( )
2 4
4 2
10 06 . 7
4
0028 . 0
4
10 9
4
m
D
A


× · ·
× ×
· ·
π π
2 6
4
3
/ 10 593 . 56
10 06 . 7
10 40
m N
A
F
Stress
x
× ·
×
×
· ·

σ
Strain in the x direction
4 4
9
6
10 697 . 1 10 6593 . 5
10 100
10 593 . 56
− −
× · × ·
×
×
· ·
E
e
x
x
σ
Using
diameter Oringinal
diameter in Change
ey ·
Change in Diameter =
m
diameter original ey
6
4
10 091 . 5
030 . 0 10 697 . 1


× ·
× × ·
×
Page 2 of 13
40kN Ø 30mm
300mm
E = 100GN/m
2
v = 0.3
Steve Goddard
3. A brass plate shown is subjected to stresses as shown below. Find the
changes in the 160mm length and in the 7-mm width if for brass E = 105
GN/m
2
and poisson’s ratio is 0.3.
X Direction
5
4
4 5 4
9
6
9
6
10 5327 . 1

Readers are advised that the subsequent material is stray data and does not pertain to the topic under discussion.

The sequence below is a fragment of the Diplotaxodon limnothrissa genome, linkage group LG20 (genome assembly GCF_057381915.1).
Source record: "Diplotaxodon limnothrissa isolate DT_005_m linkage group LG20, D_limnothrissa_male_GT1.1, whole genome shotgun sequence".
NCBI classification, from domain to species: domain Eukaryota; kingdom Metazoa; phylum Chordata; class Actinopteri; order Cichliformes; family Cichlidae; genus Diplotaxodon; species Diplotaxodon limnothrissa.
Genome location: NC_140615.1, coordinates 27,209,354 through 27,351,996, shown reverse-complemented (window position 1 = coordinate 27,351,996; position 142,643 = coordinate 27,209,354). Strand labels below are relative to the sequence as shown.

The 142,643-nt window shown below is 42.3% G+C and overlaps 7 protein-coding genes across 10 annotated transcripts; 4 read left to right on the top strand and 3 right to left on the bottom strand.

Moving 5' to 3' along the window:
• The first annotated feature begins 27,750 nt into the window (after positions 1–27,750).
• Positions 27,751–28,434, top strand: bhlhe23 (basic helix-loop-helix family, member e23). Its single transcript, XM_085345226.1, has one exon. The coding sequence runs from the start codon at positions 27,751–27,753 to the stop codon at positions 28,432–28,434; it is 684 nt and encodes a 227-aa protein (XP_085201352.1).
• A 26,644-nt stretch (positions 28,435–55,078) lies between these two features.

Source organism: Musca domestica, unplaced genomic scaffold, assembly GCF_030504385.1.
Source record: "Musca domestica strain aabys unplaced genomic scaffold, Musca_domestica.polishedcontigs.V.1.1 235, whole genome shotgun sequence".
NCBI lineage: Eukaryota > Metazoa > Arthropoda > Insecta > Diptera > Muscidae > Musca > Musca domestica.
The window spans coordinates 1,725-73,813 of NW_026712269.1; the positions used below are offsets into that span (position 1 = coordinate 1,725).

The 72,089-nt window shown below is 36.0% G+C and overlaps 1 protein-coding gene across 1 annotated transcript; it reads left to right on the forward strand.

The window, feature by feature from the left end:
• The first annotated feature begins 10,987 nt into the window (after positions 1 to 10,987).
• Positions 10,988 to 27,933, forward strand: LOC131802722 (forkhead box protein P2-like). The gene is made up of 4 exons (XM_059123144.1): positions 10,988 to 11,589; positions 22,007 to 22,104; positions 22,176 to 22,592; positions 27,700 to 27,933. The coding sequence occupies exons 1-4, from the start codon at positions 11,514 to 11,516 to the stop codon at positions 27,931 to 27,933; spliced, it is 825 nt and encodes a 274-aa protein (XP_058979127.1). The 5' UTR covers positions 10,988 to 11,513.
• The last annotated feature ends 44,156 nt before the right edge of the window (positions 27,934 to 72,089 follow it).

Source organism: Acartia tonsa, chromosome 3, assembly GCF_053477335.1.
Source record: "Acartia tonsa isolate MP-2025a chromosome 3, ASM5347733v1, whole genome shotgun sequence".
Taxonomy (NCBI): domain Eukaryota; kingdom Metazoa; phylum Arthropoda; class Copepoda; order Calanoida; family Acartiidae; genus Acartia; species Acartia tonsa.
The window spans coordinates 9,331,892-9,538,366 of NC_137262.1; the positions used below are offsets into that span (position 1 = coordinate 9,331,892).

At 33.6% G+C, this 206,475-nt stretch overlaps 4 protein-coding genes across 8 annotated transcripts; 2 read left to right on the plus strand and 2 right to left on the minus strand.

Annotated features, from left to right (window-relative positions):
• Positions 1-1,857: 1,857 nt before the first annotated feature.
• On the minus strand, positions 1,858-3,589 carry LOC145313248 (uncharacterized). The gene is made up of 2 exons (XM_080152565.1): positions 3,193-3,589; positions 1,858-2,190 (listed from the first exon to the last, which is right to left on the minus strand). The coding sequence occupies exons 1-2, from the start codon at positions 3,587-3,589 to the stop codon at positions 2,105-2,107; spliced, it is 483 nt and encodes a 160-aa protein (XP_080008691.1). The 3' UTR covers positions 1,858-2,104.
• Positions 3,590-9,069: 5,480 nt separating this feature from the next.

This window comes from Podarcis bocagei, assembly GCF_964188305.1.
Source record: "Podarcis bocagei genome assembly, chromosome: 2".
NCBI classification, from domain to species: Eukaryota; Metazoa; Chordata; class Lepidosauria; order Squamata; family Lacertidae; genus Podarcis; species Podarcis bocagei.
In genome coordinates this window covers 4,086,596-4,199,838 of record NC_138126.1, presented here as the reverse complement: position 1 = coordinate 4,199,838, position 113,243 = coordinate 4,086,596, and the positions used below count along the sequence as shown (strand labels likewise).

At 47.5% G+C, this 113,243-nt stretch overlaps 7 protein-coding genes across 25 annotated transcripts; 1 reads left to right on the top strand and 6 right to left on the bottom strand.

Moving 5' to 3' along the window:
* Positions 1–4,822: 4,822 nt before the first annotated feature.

07 . 0 10 1897 . 2
10 1897 . 2 10 857 . 2 10 904 . 1
10 105
10 10 3 . 0
10 105
10 20


− − −
× ·
× × − ·
× ·
× − · × − × − ·
×
× ×

×
×
− ·
− − ·
m
L e x in Change
e
e
E E
e
x
x
y
x
x
σ
υ
σ
Y Direction
6
4
4 5 5
9
6
9
6
10 3808 . 24
16 . 0 10 5238 . 1
10 5238 . 1 10 7142 . 5 10 5238 . 9
10 105
10 20 3 . 0
10 105
10 10


− − −
× ·
× × ·
× ·
× · × + × − ·
×
× ×

×
×
− ·
− ·
m
L e y in Change
e
e
E E
e
y
y
x
y
y
σ
υ
σ
4. The plate shown is made from a metal for which Poisson’s ratio is 0.29
and E=180 GN/m
2
. Find the changes in the 100mm and 45mm direction.
Page 3 of 13
10 MN/m
2
20 MN/m
2
20 MN/m
2
10 MN/m
2
1
8
0
m
m
70mm
E = 105 GN/m
2
V = 0.3
Steve Goddard

Firstly I need to convert the forces into stresses with the equation:
Area
Force
2 6
3
2 6
3
/ 44 . 44 10 44 . 44
) 045 . 0 005 . 0 (
10 10
/ 30 10 30
) 1 . 0 005 . 0 (
10 15
m MN
m MN
x
x
· × ·
×
×
·
· × ·
×
×
·
σ
σ
Now that I have the stresses I can work out the changes in direction.
5. Find the change in volume of a square cross section 80mm by 80mm
and 1.2m long when subjected to an axial load of 20kN.
Take R as 200 GN/m
2
and Poisson’s ratio as 0.3.
Firstly I drew out the problem so it was easier to interpret.